Managing Director, Arctic Program
Working in the Bering Sea region isn't for the weak of heart. The temperatures are often frigid, the landscape is vast and there is no easy way to get there. And, if you're like Margaret and you have actually been stranded in Siberia, you also need a good bit of patience. Fortunately for WWF, it is her dream job. She even gets to live in Alaska.
Encompassing both the marine environment of the Bering Sea and the terrestrial landscape of Russia's Kamchatka province, Margaret's region is filled with environmental challenges. Heavy shipping traffic, offshore oil drilling, wildlife poaching, human-animal conflict and overfishing all imperil the region's sensitive ecosystem. And global warming - the cause of shrinking sea ice, rising temperatures in salmon rivers and many other ecosystem changes - is an overarching concern.
As problem-plagued as the region may be, Margaret is optimistic for its future. WWF is helping to organize polar bear patrols to minimize human-wildlife conflict - stimulated in large part by global warming - and working to create a series of protected areas along the coast to reduce disturbance of the bears and their denning sites. "The problems are many but so are the opportunities. As a conservationist, it's just an exciting place to work."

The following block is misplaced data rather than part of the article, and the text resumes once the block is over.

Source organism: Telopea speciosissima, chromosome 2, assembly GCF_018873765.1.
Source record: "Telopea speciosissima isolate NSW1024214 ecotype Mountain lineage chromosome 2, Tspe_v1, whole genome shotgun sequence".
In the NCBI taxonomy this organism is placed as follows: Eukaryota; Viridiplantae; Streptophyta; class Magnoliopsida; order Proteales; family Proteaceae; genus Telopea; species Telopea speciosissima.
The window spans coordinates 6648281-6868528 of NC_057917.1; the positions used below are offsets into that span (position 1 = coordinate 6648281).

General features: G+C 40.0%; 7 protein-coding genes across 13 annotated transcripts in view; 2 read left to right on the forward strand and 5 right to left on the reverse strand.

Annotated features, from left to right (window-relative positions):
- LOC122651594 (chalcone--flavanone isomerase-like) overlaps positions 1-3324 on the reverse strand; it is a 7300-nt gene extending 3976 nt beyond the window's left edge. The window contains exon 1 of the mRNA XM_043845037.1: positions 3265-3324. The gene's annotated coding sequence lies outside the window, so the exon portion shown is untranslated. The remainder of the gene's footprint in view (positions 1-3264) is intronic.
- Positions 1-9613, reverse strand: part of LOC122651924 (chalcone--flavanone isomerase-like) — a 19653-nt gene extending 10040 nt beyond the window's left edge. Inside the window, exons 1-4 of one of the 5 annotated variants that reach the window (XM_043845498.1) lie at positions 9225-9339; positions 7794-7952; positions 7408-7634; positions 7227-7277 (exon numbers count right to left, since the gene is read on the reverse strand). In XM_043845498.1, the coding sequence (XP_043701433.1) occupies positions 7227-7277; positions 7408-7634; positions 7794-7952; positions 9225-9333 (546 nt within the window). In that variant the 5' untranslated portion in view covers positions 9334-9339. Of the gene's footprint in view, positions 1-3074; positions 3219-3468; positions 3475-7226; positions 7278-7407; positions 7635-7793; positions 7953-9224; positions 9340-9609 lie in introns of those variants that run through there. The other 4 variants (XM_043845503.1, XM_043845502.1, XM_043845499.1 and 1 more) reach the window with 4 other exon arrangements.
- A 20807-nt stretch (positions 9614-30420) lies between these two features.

“Every American should visit Alaska...but not all at the same time.”
More on Margaret
- MS - Environmental Studies, Yale School of Forestry & Environmental Studies
- BA - American Studies, Smith College
Areas of Expertise
- Education in the Bering Sea ecoregion
- Russian conservation
- Arctic wildlife and conservation issues
- Bering Sea ecoregion environmental stresses
- Biodiversity projects in Russia and Central Asia